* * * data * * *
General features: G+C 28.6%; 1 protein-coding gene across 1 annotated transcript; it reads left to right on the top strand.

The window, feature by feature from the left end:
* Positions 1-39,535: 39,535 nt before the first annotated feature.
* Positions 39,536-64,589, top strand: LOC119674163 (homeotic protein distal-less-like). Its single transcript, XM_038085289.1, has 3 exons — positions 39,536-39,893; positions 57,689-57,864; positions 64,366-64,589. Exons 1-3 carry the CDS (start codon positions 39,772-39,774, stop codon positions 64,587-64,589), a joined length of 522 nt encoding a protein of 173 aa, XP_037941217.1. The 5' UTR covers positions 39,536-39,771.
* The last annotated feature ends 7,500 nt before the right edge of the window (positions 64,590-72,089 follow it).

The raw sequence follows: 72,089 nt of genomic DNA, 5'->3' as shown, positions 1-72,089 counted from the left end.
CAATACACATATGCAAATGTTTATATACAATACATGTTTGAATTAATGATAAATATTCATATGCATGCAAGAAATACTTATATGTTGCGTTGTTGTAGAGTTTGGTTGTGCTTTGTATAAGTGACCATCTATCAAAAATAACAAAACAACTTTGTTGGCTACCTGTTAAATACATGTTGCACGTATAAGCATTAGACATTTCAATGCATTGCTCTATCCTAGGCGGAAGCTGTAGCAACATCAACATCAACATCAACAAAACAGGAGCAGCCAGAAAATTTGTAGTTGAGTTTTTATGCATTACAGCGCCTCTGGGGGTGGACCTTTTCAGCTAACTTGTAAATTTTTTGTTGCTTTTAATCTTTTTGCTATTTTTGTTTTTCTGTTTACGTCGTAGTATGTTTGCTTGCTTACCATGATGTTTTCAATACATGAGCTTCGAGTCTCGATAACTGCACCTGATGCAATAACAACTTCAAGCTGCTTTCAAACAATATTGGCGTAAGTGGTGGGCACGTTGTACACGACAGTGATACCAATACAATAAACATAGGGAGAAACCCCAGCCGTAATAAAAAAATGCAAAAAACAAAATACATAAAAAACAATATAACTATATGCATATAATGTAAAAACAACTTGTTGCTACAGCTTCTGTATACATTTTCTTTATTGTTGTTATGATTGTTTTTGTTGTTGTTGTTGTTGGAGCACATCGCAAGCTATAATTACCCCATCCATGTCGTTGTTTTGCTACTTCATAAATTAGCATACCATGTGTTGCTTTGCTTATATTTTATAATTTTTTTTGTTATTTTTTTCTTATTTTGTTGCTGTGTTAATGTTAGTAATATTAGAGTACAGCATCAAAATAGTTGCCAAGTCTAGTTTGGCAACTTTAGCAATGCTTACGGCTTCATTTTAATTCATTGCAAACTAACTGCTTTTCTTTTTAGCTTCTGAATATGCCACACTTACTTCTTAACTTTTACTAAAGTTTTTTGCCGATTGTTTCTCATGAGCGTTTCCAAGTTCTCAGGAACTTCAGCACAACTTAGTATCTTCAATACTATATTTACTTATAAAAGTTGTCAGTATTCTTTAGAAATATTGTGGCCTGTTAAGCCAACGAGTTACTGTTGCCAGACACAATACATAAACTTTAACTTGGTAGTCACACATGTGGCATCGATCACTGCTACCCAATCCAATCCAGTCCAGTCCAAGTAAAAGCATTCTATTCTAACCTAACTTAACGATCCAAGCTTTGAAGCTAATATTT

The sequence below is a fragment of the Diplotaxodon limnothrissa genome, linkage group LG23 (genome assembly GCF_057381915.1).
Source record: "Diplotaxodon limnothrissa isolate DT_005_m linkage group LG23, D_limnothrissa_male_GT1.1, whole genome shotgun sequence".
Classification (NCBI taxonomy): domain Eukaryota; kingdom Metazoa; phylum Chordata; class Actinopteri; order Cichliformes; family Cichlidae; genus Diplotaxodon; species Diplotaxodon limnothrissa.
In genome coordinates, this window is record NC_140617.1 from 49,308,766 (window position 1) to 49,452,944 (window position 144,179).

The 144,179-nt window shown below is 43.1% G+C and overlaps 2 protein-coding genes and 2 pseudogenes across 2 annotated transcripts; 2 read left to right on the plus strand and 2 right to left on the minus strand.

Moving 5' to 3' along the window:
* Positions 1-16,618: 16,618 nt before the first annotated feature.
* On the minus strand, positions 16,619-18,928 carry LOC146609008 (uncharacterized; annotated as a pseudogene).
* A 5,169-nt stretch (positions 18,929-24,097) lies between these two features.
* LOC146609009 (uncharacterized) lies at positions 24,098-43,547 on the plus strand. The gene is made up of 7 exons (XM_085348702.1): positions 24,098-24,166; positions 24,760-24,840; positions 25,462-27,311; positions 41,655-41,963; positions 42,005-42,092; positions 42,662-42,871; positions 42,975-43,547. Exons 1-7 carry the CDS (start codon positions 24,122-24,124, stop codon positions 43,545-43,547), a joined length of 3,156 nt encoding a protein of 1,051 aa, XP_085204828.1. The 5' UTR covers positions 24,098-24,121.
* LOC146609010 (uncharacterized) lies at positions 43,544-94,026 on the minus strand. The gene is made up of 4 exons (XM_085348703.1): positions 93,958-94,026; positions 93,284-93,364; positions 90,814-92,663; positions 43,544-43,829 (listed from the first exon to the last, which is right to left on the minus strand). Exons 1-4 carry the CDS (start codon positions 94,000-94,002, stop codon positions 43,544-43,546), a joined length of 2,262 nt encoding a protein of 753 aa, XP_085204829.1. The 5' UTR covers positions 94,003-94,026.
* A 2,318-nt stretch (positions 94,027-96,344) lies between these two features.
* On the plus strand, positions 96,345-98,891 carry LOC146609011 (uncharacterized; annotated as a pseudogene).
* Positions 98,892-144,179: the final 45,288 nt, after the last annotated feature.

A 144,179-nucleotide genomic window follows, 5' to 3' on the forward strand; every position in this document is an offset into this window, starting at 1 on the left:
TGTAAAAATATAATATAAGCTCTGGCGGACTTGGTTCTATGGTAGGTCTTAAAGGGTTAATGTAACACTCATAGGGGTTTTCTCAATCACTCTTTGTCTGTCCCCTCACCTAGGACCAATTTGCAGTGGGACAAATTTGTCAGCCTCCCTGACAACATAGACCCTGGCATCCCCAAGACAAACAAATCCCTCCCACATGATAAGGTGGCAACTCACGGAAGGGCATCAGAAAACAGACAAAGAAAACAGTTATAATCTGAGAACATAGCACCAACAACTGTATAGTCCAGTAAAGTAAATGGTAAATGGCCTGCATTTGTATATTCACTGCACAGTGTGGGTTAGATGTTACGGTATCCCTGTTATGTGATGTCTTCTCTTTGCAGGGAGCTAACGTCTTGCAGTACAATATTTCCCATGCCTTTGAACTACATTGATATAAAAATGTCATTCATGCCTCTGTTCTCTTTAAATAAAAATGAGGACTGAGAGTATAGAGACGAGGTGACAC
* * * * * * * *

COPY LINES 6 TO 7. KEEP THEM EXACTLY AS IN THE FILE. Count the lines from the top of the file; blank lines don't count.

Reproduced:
The raw sequence follows: 72,089 nt of genomic DNA, 5'->3' as shown, positions 1-72,089 counted from the left end.
CAATACACATATGCAAATGTTTATATACAATACATGTTTGAATTAATGATAAATATTCATATGCATGCAAGAAATACTTATATGTTGCGTTGTTGTAGAGTTTGGTTGTGCTTTGTATAAGTGACCATCTATCAAAAATAACAAAACAACTTTGTTGGCTACCTGTTAAATACATGTTGCACGTATAAGCATTAGACATTTCAATGCATTGCTCTATCCTAGGCGGAAGCTGTAGCAACATCAACATCAACATCAACAAAACAGGAGCAGCCAGAAAATTTGTAGTTGAGTTTTTATGCATTACAGCGCCTCTGGGGGTGGACCTTTTCAGCTAACTTGTAAATTTTTTGTTGCTTTTAATCTTTTTGCTATTTTTGTTTTTCTGTTTACGTCGTAGTATGTTTGCTTGCTTACCATGATGTTTTCAATACATGAGCTTCGAGTCTCGATAACTGCACCTGATGCAATAACAACTTCAAGCTGCTTTCAAACAATATTGGCGTAAGTGGTGGGCACGTTGTACACGACAGTGATACCAATACAATAAACATAGGGAGAAACCCCAGCCGTAATAAAAAAATGCAAAAAACAAAATACATAAAAAACAATATAACTATATGCATATAATGTAAAAACAACTTGTTGCTACAGCTTCTGTATACATTTTCTTTATTGTTGTTATGATTGTTTTTGTTGTTGTTGTTGTTGGAGCACATCGCAAGCTATAATTACCCCATCCATGTCGTTGTTTTGCTACTTCATAAATTAGCATACCATGTGTTGCTTTGCTTATATTTTATAATTTTTTTTGTTATTTTTTTCTTATTTTGTTGCTGTGTTAATGTTAGTAATATTAGAGTACAGCATCAAAATAGTTGCCAAGTCTAGTTTGGCAACTTTAGCAATGCTTACGGCTTCATTTTAATTCATTGCAAACTAACTGCTTTTCTTTTTAGCTTCTGAATATGCCACACTTACTTCTTAACTTTTACTAAAGTTTTTTGCCGATTGTTTCTCATGAGCGTTTCCAAGTTCTCAGGAACTTCAGCACAACTTAGTATCTTCAATACTATATTTACTTATAAAAGTTGTCAGTATTCTTTAGAAATATTGTGGCCTGTTAAGCCAACGAGTTACTGTTGCCAGACACAATACATAAACTTTAACTTGGTAGTCACACATGTGGCATCGATCACTGCTACCCAATCCAATCCAGTCCAGTCCAAGTAAAAGCATTCTATTCTAACCTAACTTAACGATCCAAGCTTTGAAGCTAATATTT